# Which body has high moment of inertia (rigid body or soft body)

I was reading explanation of why by spinning eggs on a table top,how will you distinguish a hard boiled eggs from a raw egg? In explanation it is given that Moment of inertia of raw egg is greater than boiled egg.

So do really moment of inertia of soft body is more than rigid body? How can I explain it? Is there any practical way to know about it(optional)?

• This is a biology question. The moment of inertia of a substance is given by: $$I = \int r^2 dm$$ We need to know how the matter inside the egg redistributes after it is boiled. – Yashas Feb 22 '17 at 14:28
• If you're talking about this type of experiment, the reason the experiment works is not that the moment of inertia changes in any appreciable way, but rather that the fluid inside the raw egg can rotate independently of the shell. – Michael Seifert Feb 22 '17 at 14:47

Moment of inertia $I$ is for rotation what mass $m$ is for linear motion. When spinning the egg, each bit that makes up this egg has a mass $m$ and is a distance $r$ form the centre of rotation. Each of these bits contributes to the total moment of inertia:

$$I=\sum r^2m$$

• When boiled you would expect a purely solid (gelly) content. Spinning the egg doesn't change the content considerably and so $I$ is constant.

• When unboiled you would expect a fluent content. Spinning the egg presses the inside up against the shell wall by centrifugal effect. It would make sense to assume more mass closer to the shell now, and so - according to the formula above - the bits now having on average a larger distance distance $r$ to the centre of rotation, increases the $I$.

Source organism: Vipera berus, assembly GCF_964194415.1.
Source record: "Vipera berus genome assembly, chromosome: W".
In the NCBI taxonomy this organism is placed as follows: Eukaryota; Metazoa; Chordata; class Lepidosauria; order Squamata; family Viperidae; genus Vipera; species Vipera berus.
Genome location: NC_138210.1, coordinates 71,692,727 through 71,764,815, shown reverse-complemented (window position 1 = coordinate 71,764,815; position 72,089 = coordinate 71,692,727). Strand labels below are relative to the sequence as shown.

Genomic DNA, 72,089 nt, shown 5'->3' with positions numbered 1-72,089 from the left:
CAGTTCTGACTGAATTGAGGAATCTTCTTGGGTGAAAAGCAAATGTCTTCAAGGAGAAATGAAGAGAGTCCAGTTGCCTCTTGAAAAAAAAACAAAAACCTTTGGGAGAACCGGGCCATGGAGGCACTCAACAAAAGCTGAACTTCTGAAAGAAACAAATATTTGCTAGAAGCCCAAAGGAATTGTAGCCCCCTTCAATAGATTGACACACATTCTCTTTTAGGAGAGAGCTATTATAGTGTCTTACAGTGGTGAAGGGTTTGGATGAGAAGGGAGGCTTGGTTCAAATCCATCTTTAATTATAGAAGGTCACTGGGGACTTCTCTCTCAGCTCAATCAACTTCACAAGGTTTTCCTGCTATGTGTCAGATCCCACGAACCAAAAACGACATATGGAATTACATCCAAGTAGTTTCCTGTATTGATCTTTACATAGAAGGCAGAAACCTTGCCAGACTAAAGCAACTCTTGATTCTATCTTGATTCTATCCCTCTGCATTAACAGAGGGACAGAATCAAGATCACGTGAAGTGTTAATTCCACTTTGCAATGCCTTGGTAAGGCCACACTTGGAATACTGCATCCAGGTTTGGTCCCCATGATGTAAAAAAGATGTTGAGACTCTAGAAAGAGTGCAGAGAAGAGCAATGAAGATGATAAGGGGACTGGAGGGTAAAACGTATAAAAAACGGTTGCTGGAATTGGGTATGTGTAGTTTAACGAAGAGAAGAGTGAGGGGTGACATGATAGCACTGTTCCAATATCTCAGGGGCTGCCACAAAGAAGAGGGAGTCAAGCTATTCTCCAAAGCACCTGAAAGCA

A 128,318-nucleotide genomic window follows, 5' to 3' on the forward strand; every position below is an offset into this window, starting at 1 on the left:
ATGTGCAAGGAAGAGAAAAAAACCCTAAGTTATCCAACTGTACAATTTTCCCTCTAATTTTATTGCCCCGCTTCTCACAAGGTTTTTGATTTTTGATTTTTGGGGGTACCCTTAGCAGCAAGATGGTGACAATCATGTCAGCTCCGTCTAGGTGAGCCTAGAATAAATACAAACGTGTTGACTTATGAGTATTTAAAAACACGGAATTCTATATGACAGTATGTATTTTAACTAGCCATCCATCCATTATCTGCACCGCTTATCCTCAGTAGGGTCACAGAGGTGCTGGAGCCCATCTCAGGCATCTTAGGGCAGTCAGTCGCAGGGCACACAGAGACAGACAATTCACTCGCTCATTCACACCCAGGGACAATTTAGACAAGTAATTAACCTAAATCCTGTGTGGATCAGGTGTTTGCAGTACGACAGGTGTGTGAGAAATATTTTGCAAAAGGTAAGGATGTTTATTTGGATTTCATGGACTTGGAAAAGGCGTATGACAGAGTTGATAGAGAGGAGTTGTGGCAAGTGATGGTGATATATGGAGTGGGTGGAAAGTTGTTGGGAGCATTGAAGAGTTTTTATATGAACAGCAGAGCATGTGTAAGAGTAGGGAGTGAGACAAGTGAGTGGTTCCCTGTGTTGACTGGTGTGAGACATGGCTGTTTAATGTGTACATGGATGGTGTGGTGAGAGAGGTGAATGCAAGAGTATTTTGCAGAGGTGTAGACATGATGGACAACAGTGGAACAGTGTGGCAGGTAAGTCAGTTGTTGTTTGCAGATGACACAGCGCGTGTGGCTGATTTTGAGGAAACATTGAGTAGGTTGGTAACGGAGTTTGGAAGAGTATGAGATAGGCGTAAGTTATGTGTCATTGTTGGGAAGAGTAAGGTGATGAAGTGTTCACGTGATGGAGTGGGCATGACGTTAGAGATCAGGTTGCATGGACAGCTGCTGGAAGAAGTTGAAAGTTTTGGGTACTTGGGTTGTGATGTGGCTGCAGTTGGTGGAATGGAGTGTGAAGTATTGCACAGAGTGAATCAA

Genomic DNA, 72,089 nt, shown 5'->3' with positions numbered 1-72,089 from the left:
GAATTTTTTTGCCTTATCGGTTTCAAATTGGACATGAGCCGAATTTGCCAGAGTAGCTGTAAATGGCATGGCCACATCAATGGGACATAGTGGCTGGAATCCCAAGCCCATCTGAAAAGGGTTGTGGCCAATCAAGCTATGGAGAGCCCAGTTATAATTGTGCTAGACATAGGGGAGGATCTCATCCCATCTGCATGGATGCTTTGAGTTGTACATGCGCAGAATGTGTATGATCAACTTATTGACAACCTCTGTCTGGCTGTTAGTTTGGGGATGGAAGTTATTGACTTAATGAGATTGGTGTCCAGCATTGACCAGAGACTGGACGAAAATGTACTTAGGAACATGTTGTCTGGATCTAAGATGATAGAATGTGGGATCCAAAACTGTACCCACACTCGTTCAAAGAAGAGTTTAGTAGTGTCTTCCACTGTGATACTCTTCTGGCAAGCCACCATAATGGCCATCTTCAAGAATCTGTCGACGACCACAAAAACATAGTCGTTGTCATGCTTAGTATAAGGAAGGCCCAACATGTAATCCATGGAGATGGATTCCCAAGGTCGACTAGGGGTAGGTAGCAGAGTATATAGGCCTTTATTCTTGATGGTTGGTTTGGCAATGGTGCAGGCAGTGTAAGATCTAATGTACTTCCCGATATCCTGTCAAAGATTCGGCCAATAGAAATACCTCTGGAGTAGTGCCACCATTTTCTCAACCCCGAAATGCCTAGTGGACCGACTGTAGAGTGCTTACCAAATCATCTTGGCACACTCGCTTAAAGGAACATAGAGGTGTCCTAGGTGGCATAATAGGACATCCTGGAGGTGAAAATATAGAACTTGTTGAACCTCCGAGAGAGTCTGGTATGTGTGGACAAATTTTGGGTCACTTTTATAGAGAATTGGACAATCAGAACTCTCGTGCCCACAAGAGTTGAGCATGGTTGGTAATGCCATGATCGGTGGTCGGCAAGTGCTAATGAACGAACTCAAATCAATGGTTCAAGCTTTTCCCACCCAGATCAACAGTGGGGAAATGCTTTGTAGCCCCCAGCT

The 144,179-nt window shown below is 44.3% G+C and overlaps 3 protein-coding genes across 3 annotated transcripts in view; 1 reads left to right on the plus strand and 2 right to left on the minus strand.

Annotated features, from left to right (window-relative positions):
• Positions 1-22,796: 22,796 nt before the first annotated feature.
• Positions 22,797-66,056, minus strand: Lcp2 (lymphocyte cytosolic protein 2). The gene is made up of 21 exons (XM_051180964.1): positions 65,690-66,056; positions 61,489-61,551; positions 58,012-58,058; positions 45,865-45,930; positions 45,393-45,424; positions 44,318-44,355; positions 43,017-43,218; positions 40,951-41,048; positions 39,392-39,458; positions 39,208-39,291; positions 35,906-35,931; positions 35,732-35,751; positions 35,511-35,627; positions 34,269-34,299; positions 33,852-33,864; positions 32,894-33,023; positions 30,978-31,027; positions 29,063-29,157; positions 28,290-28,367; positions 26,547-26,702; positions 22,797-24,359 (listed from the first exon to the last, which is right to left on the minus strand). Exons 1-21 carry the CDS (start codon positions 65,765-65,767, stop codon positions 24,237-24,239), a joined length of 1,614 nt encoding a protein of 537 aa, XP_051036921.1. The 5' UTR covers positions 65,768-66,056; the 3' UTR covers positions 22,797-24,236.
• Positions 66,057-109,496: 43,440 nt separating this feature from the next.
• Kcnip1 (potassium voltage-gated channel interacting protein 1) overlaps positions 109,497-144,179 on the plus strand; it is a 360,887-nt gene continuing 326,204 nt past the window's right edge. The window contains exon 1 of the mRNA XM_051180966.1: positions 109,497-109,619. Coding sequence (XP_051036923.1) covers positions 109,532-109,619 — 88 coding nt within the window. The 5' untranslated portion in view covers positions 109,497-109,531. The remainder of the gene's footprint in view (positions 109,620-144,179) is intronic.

• I think raw egg has less viscosity and boiled egg has high viscosity. So what do you think how it would effects moment of inertia of egg? – Fawad Feb 23 '17 at 12:29
• @Fawad 100 % viscosity is the same as saying "solid". The higher the viscosity, the more the content acts like my first bullet-point. – Steeven Feb 23 '17 at 13:08

The moment of inertia of a substance is given by

$$I = \int r^2 dm \tag{1}$$

The immediate conclusion you can infer from the above formula is that moment of inertia does not depend on the elasticity of the object, it only depends on the mass distribution.

Intuitively, the yolk (yellow part) is denser than the albumin (white part) of the egg. The albumin being a liquid allows the yolk to move around as the egg rotates. Therefore, the moment of inertia of an unboiled egg is variable.

When you rotate the egg, the centrifugal forces push the yolk towards the exterior. From equation $(1)$, you can claim that the moment of inertia of the egg increases. However, the albumin needn't necessarily move along with the shell. This would complicate the process. After a sufficiently long time, the albumin will move in sync with the shell. It is only here we can make a definite calculation of moment of inertia. Therefore, there could be a chance that the unboiled egg would make it to the bottom quicker than the boiled egg.

In the case of a boiled egg, the yolk cannot move around. The yolk is fixed to a particular position. The position of the yolk decides the moment of inertia. If the yolk is centered around the axis of rotation of the egg, the moment of inertia will be lower. If the yolk is at the walls of the egg, the moment of inertia will be higher.

There is no definitive answer to this question. It depends on the mass distribution of the contents of the egg.